By Sarah Kinney
For 102 years, Honors Convocation has marked the beginning of the school year. It serves a dual purpose – welcoming in the first-year students and recognizing the academic achievements of the upperclassmen.
Speakers at Convocation addressed how students define themselves while attending Simmons, often in unexpected ways and not always tied neatly with a bow.
College of Arts and Sciences Dean Renee White spoke to this year’s orientation theme, “Define yourself.”
“That’s really a big question you’re asked to do,” White said. “Who are you now? What do you want to be in the future? Why is that important? And why is it important to change and to not always stick to the plan? That’s all right as well.”
She said that first-year students were asked to define themselves today and where they saw themselves in the future.
“You are being asked to define yourself for yourself,” she said. “That’s the beauty of being at college.”
Class of 2015 President Sana Sajjad explained that the future will come sooner than anticipated.
“It’s like we blinked and found ourselves a year from graduation,” Sajjad said.
Despite how quickly it went by, she added, so much has happened.
“Somewhere between all those walks between campuses and coffees from Meyers, we became who we are today,” Sajjad said. “Simmons changed our lives.”
“It’s amazing how much of life is made of transitions,” said newly appointed Deputy Provost Stefan Krug. “Moving from something to something.”
Dean of Student Life Sarah Neill reflected on the last three years of the class of 2015’s time at Simmons, noting events from the Occupy Wall Street and Arab Spring movements, to the powerful Japanese tsunami, to William and Kate’s wedding, and the release of Adele’s “21.”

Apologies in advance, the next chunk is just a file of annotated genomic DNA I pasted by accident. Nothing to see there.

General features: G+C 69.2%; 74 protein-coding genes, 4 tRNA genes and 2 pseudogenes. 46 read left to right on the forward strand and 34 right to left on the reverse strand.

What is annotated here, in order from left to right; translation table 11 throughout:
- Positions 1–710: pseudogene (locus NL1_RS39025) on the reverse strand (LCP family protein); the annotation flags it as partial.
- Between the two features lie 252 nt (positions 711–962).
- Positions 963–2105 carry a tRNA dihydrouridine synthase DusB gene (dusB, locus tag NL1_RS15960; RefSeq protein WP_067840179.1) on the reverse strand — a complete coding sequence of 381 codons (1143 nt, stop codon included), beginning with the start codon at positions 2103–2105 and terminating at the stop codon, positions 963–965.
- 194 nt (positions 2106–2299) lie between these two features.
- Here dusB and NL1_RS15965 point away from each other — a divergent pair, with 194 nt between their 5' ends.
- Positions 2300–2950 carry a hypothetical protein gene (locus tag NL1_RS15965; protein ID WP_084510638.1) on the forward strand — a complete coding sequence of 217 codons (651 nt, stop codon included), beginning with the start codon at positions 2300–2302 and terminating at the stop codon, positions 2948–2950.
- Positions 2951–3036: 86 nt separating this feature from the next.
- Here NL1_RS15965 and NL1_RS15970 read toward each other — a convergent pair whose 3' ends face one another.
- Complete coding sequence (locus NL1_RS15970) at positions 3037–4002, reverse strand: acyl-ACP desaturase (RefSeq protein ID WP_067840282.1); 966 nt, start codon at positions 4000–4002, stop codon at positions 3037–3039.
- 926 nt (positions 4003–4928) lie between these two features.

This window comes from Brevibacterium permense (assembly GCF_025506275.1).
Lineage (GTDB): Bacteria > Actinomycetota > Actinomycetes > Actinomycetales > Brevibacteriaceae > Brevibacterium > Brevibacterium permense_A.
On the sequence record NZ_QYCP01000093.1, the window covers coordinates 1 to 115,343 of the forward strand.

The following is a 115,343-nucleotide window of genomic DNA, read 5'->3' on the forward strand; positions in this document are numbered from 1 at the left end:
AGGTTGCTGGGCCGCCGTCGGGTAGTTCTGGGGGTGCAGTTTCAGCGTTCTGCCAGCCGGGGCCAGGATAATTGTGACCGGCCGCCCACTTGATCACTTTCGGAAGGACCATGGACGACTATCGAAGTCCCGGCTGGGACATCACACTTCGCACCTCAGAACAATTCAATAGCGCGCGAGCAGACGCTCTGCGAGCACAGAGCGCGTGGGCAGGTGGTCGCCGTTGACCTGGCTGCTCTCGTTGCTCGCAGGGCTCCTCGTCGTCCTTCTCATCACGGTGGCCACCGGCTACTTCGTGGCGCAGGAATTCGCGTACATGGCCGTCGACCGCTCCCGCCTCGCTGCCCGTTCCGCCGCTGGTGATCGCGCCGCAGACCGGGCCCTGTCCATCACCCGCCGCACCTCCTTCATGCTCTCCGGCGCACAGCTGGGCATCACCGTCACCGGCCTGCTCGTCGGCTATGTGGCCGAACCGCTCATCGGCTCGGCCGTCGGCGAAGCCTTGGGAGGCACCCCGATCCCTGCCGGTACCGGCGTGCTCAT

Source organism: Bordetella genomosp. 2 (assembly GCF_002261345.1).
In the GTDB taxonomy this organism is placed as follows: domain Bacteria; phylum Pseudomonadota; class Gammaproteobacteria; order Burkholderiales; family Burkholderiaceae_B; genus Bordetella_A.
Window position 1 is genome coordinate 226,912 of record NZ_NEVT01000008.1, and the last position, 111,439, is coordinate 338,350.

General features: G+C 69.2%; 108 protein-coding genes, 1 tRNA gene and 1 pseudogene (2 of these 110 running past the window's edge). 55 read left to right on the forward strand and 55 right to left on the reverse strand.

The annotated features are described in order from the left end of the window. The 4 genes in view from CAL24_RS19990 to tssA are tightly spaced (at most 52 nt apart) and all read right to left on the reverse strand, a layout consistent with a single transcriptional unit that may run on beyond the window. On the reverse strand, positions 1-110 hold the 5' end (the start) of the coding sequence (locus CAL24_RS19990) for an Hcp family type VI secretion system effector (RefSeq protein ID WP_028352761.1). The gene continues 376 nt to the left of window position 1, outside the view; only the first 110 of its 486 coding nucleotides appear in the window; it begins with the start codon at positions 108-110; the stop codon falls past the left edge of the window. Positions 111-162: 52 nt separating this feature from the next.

She also commented on local changes and challenges the students have faced, such as development in the Fenway neighborhood, the Red Sox winning last year’s World Series, and the 2013 Boston Marathon bombing.
Neill said like Boston and the world, the students have changed. They have confidence “and the slight hint of a swagger.”
She challenged all students to set a goal to accomplish a great big “thing” and to have courage.
“If there is one thing I know that’s true, it’s that transformation is entirely uncomfortable,” Neill said. “Listen to yourself . . . trust.”
Twenty students were inducted into Academy, the honor society of Simmons made of the top 10 percent of the class. They are Alyssa Conley, Anne Crockett, Alyssa Graca, Brittany Hill, Jennifer Inloes, Sarah Kinney, Katherine Kulig, Lena Manolson Lax, Desta Marika, Denver McCarthney, Madeleine Ohman, Julie Pallozzi, Michelle Potter, Sara Purisky, Allison Richards, Ameerah Saker, Ashley Vitale, Maria Voronina, and Tabitha Waite.
Alumni Association President Enna Jimenez presented the Alumnae Award for Academic Achievement to Alyssa Conley.
Dean’s list students were also recognized for their achievements. Neill specifically recognized Haley Cremer, a Dean’s list student who died in a car accident over the summer. Her parents attended convocation.